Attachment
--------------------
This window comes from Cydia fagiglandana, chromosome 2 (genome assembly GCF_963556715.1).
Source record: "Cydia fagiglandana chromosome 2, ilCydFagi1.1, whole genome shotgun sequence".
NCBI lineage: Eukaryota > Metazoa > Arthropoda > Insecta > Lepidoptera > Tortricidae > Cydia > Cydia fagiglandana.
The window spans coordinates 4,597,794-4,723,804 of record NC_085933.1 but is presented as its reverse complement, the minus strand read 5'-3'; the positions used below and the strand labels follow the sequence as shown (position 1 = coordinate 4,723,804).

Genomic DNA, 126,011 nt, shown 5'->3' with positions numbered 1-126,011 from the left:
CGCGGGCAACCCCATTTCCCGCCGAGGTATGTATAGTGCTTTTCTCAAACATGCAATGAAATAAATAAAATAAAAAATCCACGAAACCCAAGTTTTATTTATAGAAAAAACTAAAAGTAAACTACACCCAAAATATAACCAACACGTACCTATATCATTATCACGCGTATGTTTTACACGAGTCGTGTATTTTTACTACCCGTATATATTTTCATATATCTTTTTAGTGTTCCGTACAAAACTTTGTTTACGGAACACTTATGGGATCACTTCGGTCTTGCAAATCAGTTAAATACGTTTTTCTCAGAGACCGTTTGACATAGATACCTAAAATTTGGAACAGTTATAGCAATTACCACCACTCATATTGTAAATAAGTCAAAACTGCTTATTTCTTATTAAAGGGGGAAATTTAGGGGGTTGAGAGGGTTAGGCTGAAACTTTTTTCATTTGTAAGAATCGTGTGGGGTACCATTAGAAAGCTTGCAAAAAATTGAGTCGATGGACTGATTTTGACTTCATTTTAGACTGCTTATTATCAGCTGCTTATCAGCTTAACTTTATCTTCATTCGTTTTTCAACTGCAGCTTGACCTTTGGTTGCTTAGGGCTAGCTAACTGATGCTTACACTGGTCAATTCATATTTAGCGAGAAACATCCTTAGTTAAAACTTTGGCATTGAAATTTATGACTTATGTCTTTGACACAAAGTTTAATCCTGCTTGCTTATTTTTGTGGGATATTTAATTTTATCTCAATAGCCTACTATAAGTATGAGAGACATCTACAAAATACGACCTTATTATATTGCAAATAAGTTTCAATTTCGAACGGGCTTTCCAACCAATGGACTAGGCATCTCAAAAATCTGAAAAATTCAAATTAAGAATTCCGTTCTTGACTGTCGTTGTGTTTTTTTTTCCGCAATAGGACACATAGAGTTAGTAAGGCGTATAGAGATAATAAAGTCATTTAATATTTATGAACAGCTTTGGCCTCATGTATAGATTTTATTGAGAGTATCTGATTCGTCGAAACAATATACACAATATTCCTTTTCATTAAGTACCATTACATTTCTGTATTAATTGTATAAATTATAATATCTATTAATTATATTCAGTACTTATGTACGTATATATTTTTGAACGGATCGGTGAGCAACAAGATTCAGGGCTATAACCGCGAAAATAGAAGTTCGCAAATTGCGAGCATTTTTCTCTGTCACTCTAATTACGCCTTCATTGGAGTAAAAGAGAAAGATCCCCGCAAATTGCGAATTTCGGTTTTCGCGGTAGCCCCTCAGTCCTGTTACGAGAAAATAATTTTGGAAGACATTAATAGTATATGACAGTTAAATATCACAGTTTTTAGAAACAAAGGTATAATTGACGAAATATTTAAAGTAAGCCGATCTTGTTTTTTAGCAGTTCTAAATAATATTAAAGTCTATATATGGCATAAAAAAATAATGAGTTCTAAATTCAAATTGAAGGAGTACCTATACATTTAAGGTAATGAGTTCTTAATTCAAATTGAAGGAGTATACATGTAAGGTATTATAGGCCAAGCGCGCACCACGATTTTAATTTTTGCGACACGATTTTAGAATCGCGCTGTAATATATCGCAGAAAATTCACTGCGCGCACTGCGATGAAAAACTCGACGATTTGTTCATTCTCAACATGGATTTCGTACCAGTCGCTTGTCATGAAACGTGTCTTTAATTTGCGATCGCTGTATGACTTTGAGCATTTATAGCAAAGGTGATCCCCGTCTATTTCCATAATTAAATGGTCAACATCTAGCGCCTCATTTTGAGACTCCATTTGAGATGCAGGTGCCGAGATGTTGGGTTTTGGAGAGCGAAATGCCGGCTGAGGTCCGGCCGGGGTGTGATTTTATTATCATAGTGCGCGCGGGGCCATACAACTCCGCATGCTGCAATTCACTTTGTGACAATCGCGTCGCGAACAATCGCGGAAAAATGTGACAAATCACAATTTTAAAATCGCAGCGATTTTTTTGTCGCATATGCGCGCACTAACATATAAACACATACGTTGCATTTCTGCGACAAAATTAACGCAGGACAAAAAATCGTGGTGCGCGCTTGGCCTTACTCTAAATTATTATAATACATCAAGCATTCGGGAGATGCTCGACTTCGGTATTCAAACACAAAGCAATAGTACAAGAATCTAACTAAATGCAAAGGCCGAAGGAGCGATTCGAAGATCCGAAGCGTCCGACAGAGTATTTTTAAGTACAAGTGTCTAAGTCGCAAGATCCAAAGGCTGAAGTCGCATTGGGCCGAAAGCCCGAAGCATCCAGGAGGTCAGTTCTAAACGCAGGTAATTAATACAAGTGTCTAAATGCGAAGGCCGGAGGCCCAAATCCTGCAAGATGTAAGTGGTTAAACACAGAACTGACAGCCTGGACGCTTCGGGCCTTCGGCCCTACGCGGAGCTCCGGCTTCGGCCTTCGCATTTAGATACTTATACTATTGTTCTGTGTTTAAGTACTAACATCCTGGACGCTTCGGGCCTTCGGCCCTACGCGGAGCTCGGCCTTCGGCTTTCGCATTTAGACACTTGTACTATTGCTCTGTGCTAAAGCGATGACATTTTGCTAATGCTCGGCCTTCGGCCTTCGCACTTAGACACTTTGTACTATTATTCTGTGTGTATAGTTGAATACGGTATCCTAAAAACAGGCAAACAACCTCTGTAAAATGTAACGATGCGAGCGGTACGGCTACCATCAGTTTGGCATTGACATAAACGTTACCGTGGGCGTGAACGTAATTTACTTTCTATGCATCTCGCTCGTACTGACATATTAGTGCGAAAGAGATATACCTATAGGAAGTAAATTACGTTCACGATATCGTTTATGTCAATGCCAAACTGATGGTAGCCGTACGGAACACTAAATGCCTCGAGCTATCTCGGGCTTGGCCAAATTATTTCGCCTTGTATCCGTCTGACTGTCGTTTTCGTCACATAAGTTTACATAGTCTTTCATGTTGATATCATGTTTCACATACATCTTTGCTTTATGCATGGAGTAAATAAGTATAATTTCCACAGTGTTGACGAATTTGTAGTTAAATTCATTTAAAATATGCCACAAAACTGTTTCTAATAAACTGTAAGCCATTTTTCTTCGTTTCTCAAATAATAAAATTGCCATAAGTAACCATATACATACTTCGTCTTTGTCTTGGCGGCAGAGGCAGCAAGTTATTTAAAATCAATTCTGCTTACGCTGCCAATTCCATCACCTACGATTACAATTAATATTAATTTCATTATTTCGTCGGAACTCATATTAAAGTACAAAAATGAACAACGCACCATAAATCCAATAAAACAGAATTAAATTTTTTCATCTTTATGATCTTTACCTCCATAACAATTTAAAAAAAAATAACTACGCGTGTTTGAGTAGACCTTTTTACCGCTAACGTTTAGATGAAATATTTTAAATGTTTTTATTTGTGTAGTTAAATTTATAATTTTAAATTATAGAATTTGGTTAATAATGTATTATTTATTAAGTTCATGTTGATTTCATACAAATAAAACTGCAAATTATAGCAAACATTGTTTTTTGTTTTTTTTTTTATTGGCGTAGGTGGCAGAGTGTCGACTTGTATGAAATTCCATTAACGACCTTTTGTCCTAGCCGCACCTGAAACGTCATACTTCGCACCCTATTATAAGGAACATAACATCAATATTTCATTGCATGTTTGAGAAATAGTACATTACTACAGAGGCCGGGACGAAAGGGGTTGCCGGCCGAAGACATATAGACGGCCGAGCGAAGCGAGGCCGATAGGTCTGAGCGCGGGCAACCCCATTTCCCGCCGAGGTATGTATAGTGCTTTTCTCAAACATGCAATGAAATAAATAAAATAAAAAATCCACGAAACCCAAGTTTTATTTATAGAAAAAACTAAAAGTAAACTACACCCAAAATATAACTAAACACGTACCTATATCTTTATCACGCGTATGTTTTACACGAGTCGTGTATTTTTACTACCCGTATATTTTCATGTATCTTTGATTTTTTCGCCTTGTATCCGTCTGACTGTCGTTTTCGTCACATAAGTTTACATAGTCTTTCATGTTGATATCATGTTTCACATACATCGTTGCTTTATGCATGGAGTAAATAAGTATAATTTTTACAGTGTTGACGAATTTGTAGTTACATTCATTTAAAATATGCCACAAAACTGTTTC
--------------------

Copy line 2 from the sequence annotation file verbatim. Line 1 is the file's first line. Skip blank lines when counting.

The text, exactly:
Source record: "Cydia fagiglandana chromosome 2, ilCydFagi1.1, whole genome shotgun sequence".